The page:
With so many aspects of Marcellus Shale gas drilling for Pennsylvanians to focus on - impact fees and severance taxes, reports of air and water quality hazards, health hazards of Marcellus Shale gas extraction, the passage of HB1950 and how it affects local government control over drilling activities, it’s sometimes difficult to turn our attention to yet another concern. The Wilkes-Barre Times Leader published an article on January 31st entitled “Landowners fight eminent domain in Pa. gas field” discussing the legal complexities of shale gas drilling and pipeline activity in Pennsylvania and why it could affect us here in Pennsylvania.

Here’s the background. Ignoring a recommendation from the U.S. Environmental Protection Agency (EPA), state elected officials, and more than 22,000 members of the public, the Federal Energy Regulatory Commission approved a controversial pipeline through the Endless Mountains region of Pennsylvania. Central New York Oil and Gas Company (CNYOG) is proposing to construct a 39-mile pipeline through three northeastern Pennsylvania Counties – Lycoming, Sullivan and Bradford. The pipeline, known as the Marc I Hub Line, will transport Marcellus Shale gas and provide transmission between a federally regulated gas storage facility and an existing interstate pipeline.

The proposed project will disturb 591 acres of land in Pennsylvania, will result in the clearing of more than 200,000 mature trees, and the crossing of more than 100 waterbodies. In the process of acquiring enough land to build the pipeline, CNYOG is bullying and using intimidation tactics.

Amy Gardner, one resident from Sullivan County affected by the pending pipeline is facing condemnation on a section of their 175-acre plot and recalls a drilling company representative making her family a very low offer on their land, with an attitude of “take it or leave it,” closed to negotiations.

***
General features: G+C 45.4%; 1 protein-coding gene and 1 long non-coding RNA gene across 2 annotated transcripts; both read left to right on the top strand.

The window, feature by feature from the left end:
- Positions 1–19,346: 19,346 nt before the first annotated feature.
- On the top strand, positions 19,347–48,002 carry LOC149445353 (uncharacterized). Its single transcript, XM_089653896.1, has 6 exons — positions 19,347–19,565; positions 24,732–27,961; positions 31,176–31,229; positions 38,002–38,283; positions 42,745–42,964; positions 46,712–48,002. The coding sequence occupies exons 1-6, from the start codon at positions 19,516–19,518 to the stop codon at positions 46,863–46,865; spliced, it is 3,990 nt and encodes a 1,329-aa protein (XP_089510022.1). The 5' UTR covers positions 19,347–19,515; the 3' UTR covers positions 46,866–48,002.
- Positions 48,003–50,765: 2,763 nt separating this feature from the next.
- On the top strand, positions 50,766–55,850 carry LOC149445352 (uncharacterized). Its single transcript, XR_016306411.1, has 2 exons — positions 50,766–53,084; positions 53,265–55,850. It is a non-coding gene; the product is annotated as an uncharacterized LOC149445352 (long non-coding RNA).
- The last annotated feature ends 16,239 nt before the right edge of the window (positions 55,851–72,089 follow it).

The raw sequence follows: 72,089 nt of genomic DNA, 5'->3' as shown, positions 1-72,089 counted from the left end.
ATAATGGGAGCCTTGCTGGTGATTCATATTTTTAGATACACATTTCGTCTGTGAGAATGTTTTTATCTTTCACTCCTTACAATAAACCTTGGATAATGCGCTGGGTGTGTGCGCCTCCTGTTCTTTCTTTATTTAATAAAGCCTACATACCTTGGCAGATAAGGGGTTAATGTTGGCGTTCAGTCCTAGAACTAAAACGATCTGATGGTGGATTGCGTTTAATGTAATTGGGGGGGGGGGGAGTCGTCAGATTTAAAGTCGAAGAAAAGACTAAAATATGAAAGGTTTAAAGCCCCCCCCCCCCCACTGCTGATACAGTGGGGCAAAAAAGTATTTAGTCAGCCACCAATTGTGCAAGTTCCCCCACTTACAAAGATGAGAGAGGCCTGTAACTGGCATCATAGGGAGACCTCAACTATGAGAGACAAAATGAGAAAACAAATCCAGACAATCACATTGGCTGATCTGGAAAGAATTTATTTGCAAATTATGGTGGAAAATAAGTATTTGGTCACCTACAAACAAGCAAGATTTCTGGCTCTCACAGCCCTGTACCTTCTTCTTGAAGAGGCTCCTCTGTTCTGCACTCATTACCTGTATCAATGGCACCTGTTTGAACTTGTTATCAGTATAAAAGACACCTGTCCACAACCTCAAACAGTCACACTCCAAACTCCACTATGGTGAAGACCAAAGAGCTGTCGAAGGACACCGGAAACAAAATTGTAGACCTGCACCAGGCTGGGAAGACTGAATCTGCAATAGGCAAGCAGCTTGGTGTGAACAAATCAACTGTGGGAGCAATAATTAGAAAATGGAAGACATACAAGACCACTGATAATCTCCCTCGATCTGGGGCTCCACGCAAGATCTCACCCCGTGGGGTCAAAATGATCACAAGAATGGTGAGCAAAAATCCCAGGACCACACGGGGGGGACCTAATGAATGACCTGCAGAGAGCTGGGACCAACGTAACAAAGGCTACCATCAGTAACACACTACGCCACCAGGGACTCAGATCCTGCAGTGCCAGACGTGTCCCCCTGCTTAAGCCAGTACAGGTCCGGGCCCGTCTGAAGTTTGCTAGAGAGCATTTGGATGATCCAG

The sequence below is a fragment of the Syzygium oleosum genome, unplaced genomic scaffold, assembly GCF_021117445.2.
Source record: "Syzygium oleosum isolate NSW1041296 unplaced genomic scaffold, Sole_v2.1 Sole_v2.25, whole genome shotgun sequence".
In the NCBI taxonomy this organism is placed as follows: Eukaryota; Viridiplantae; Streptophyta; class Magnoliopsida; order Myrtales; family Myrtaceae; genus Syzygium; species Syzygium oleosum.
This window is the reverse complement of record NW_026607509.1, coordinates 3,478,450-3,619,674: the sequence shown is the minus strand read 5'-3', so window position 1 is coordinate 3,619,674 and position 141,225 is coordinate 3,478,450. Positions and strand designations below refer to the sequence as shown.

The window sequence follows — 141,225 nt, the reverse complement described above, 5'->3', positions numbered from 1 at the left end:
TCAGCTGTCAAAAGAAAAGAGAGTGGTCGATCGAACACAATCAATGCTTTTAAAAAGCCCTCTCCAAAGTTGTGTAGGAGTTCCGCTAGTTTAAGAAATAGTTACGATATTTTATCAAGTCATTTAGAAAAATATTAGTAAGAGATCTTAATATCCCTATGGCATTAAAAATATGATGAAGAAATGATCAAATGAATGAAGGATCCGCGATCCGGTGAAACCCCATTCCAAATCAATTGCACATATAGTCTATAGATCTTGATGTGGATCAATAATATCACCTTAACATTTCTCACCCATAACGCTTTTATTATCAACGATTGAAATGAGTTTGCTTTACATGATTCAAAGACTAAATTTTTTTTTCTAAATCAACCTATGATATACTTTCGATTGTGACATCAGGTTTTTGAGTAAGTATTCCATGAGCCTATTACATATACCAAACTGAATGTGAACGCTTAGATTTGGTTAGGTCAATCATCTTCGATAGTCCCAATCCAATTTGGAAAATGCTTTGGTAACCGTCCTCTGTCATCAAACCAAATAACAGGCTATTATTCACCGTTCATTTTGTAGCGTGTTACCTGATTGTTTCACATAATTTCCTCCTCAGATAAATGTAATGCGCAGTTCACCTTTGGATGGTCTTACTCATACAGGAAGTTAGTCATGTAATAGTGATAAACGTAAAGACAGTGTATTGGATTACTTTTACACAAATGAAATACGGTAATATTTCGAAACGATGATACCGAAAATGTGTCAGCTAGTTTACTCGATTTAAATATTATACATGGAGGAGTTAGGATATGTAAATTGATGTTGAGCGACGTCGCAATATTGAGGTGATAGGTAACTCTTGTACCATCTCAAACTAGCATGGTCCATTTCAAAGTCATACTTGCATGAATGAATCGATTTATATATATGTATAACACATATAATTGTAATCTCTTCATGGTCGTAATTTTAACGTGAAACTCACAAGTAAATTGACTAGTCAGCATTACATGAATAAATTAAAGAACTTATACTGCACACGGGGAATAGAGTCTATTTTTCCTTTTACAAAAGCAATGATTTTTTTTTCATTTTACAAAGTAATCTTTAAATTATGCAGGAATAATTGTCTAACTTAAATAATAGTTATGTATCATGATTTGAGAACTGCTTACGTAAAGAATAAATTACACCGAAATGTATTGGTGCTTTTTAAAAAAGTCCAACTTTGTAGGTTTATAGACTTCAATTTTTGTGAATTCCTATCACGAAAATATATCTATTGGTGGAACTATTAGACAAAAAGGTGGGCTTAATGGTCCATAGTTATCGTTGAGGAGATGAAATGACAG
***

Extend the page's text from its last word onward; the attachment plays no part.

CNYOG has claimed it has tried to be a good neighbor and has accommodated landowner requests to change the pipeline’s route as best they could, but in some situations cannot because of “environmental, cultural, and biological restrictions as well as other land use constraints.”

Would a good neighbor really proceed with this massive and invasive project after FERC received more than 22,000 public comments expressing concerns about the environmental and safety impacts (and now the legal impacts) of the pipeline? Or after the EPA voiced concerns about how the project could affect the forest ecosystem, waterways, and popular areas where people hike, hunt, and fish. Would a good neighbor condemn nearly half of landowners (74 out of 152) shortly after winning approval for the pipeline, after agreeing to work with the landowners?

The Marc I Hub pipeline might affect only three counties in Pennsylvania, but landowners need to be ready for more of this activity as more and more pipelines and gathering lines are constructed to transport gas from the Marcellus Shale regions to the population centers of the Eastern seaboard.


Read the article below at: